Holder was held in contempt in 2012 after he refused to produce 1,300 pages of documents subpoenaed by Issa’s committee. Obama said that the documents were shielded from congressional review by executive privilege.
“How can the president assert executive privilege if there was no White House involvement?” Senator Chuck Grassley (R., Iowa) said at the time. “How can the president exert executive privilege over documents he’s supposedly never seen? Is something very big being hidden to go to this extreme?”
U.S. District Judge Amy Berman Jackson “signaled that under the ruling she would devise, DOJ would have to persuade her on each document as to why she should allow Holder to withhold it from Congress” when she heard the case in May, according to Breitbart’s Ken Klukowski.
In response to a lawsuit filed by government watchdog Judicial Watch, a federal court rejected legal arguments by the Obama administration and ordered the Justice Department to release certain information about “Fast and Furious” documents it is withholding from Congress and the public. Analysts and lawmakers have long argued that Obama and Attorney General Eric Holder, the latter of whom is still in criminal contempt of Congress, are trying to cover-up details in the deadly “Fast and Furious” scandal, which saw the Obama administration put thousands of weapons into the hands of Mexican drug cartels. The latest order could finally shed some light on what the executive branch is trying to hide.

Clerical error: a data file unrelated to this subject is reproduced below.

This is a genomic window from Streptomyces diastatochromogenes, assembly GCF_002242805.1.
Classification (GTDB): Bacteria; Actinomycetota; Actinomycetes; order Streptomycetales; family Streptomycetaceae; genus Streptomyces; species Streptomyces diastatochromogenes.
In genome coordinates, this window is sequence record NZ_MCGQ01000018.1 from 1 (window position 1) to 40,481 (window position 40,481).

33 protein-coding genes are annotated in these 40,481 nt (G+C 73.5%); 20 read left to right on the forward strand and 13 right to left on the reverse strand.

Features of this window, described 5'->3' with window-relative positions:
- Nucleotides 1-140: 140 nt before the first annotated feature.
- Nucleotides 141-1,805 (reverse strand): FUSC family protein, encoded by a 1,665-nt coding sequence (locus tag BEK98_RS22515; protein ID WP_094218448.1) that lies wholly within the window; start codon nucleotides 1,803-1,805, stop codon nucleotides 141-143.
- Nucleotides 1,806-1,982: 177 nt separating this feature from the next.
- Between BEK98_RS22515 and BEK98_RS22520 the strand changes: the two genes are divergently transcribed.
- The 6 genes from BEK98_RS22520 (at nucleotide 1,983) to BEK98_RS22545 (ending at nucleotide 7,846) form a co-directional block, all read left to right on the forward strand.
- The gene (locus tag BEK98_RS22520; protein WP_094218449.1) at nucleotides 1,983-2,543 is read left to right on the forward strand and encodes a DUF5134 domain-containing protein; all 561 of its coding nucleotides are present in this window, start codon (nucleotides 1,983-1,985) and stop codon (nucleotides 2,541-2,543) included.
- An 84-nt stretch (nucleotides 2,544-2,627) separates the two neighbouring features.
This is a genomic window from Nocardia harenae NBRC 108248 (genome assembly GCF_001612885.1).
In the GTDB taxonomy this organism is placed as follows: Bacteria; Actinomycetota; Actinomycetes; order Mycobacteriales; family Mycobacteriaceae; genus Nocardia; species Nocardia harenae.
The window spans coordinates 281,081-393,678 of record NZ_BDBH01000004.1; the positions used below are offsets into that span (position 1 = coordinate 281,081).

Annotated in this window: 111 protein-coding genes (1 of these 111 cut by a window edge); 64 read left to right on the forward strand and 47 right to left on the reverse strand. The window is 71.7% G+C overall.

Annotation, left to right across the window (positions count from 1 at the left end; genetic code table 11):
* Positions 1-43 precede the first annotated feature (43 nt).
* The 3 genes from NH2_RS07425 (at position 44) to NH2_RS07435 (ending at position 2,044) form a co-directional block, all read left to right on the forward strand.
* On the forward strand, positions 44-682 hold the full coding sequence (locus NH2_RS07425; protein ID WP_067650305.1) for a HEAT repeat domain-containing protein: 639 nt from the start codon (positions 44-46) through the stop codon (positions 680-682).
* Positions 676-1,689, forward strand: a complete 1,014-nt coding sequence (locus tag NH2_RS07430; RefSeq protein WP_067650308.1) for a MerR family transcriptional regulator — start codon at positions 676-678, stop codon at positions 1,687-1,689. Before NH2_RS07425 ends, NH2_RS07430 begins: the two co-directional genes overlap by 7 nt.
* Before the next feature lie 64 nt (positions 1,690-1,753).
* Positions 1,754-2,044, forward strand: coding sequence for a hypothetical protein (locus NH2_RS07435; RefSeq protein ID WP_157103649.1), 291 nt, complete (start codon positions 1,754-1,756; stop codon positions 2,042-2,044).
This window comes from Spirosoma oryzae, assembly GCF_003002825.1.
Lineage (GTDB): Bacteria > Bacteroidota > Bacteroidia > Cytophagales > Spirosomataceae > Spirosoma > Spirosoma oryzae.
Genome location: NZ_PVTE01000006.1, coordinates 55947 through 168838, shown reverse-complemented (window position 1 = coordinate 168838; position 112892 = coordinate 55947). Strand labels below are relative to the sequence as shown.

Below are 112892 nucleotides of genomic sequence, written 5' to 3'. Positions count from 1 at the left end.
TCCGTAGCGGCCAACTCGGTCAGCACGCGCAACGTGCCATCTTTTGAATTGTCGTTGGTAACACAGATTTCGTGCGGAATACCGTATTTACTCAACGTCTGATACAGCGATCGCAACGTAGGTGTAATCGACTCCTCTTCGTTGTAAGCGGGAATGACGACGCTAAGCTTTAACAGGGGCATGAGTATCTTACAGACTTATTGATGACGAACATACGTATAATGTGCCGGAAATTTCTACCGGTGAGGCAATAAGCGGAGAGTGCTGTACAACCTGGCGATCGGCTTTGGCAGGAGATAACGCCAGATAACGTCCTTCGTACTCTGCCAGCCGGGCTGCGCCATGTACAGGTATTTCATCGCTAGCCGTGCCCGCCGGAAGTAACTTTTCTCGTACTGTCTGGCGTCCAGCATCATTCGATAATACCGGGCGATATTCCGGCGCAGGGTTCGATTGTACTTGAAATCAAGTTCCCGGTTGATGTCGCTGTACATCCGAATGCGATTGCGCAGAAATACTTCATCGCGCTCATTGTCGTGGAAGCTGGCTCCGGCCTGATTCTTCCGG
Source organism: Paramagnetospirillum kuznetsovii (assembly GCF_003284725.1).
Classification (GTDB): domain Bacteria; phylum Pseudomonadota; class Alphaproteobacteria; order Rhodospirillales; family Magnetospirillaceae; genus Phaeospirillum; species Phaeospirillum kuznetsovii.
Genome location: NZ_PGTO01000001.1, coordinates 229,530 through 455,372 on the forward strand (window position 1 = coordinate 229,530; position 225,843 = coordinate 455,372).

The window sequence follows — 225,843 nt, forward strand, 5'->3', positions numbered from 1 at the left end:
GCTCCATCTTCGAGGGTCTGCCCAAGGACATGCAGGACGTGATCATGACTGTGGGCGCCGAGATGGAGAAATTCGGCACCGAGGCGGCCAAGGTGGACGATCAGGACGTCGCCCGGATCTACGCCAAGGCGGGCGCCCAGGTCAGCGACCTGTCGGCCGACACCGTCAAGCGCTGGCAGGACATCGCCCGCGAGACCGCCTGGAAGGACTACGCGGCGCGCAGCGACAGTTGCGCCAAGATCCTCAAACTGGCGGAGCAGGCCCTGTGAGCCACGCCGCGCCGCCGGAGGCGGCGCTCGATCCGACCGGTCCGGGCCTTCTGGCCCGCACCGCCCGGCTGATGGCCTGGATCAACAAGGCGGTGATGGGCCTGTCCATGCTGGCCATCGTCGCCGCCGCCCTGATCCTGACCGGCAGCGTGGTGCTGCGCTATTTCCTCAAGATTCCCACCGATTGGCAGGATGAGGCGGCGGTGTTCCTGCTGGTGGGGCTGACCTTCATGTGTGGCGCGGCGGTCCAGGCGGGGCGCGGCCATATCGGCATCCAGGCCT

Under the order, issued last month by the U.S. District Court for the District of Columbia, the Department of Justice is required to produce a so-called “Vaughn index” of all documents and materials sought by Judicial Watch under the Freedom of Information Act (FOIA). The non-profit organization asked for all documents on Fast and Furious being withheld from Congress by the administration under claims of “executive privilege.” While the actual materials will not be released, DOJ will have to provide a detailed listing of all documents it is withholding by October 1, along with information on why the material is not being made available to the public or congressional investigators.
The Justice Department fought hard to block Judicial Watch’s demands, seeking an indefinite delay until the House of Representative’s lawsuit against the administration for the same information was resolved by the courts. The administration has also been battling Congress in an effort to stonewall congressional investigations. In the end, though, the U.S. District Court for D.C. rejected the DOJ’s implausible claims that releasing the information in the Vaughn index would somehow upset “the delicate balance of powers” between Congress and the executive branch.
In fact, the judge noted that Congress and the executive branch, by passing FOIA in 1966, had intended to create the balance that now exists. “To the extent DOJ argues that the mere production of the Vaughn index — not involving the release of any documents in dispute — would alter the historical balance of powers between the branches, any unbalancing would result from FOIA itself, a law passed by Congress and signed into law by the President, and which this Court cannot ignore forever,” said the July 18 ruling by U.S. District Court Judge John Bates announced last week by Judicial Watch.